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Comment: Re:Beware journald... (Score 1) 379

by oojah (#46208475) Attached to: Debian Technical Committee Votes For Systemd Over Upstart

Are you using some magic shell which understands the syntax of every executable command line in the system? I want me one of those.

No magic shell, just bash. I knows what you tell it. Lots of distros take care to provide this sort of support, I couldn't comment on arch. Perhaps you're missing some bash-completion package? See e.g.

Comment: Stimulated emission and depletion (Score 4, Interesting) 182

by oojah (#44070159) Attached to: New Technique For Optical Storage Claims 1 Petabyte On a Single DVD

The "one beam going through a doughnut beam" technique is well known through STED microscopy:

STED is a superresolution technique for imaging when using fluorophores.

This is a very nice idea using the technique in a different way for a different application.

Comment: Re:Address scarcity predictions (Score 1) 460

by oojah (#30640906) Attached to: At Current Rates, Only a Few More Years' Worth of IPv4 Addresses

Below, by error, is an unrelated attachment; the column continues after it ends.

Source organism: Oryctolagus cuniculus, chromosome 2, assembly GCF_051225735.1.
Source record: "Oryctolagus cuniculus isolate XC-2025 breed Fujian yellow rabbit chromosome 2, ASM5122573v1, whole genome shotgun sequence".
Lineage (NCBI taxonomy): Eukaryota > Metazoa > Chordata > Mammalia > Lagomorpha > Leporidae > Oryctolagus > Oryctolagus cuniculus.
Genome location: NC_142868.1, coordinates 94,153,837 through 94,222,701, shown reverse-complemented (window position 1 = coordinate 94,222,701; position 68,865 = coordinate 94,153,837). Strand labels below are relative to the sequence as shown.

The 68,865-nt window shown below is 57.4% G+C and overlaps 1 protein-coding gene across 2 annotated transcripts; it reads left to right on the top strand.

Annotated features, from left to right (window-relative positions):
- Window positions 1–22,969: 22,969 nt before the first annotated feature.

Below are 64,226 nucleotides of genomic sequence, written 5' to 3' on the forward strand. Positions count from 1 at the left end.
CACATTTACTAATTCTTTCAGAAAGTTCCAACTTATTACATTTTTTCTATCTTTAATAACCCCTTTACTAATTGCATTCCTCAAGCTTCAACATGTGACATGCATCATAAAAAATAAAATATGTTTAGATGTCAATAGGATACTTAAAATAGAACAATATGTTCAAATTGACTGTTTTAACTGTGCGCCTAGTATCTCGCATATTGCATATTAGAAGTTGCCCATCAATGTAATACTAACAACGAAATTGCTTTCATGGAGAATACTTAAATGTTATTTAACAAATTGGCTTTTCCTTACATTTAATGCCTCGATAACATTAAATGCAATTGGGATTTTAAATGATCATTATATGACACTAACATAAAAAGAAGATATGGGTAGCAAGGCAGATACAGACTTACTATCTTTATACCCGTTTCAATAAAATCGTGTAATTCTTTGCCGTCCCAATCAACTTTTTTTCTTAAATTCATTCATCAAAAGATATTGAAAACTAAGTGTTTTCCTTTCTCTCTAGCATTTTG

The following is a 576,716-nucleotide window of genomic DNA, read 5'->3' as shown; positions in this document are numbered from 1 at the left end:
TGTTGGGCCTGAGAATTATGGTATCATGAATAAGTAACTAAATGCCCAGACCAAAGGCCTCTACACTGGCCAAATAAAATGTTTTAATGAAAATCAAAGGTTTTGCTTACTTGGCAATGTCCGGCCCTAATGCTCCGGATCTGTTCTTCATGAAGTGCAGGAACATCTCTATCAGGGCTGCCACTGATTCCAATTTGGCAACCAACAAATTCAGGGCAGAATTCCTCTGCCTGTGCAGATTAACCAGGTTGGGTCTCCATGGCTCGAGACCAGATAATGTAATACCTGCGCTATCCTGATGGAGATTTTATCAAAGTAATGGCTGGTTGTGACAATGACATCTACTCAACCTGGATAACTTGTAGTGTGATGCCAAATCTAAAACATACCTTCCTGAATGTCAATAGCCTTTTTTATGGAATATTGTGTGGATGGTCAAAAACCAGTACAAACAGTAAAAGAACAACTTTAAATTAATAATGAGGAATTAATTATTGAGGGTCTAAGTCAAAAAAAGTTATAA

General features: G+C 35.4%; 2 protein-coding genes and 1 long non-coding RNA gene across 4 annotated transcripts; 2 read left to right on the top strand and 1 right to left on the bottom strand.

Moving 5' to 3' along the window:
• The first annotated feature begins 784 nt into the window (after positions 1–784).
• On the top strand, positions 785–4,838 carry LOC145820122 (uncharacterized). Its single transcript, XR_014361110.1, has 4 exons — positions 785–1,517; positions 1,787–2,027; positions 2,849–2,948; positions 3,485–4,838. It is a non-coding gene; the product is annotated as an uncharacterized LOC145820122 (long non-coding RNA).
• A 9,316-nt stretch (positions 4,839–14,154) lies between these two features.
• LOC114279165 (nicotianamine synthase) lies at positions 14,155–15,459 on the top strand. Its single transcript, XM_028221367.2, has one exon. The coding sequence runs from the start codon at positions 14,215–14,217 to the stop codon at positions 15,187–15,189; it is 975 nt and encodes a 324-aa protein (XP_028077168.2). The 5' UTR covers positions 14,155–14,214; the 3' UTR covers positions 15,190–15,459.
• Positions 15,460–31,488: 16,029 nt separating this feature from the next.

Yes agreed, although it's a bit of a different situation of course given that we know exactly the limit on IPv4 addresses.

Based on a very quick hand drawn trend line fit to the last years predictions, they seem to be reducing at such a rate that they'll be predicting zero days until IANA exhaustion at around the middle of 2014.



Comment: Address scarcity predictions (Score 2, Interesting) 460

by oojah (#30639118) Attached to: At Current Rates, Only a Few More Years' Worth of IPv4 Addresses
I'm sure many of you have seen the IPv4 Address Report, which attempts to predict when the IANA and RIRs will exhaust the unallocated pool of IPv4 addresses.
I've been tracking the results of those daily predictions for a while now and since this time last year, they've moved further away by about 6 months. There are graphs online at
We're still roughly at the same place we were back when this was discussed in April (ARIN Letter Says Two More Years of IPv4).


Comment: Re:Linux needs a "Zone Alarm" like program (Score 2, Interesting) 611

by oojah (#30387134) Attached to: Malware Found Hidden In Screensaver On Gnome-Look

I suspect the GP is talking about the interactive features of Zone Alarm. My understanding is that it only allows outgoing network traffic from known executables that the user has allowed. If an executable hasn't requested network access before, or if an executable that previously asked for access and was granted it but has now been modified (an upgrade/overwritten by malware/...) then Zone Alarm will ask the user again if network access should be granted. It also notes that the executable has previously asked for access and that the file has changed since the last access. L7 filtering is a good start, but it's the user interaction at the time of network access that makes Zone Alarm really useful.

When you are working hard, get up and retch every so often.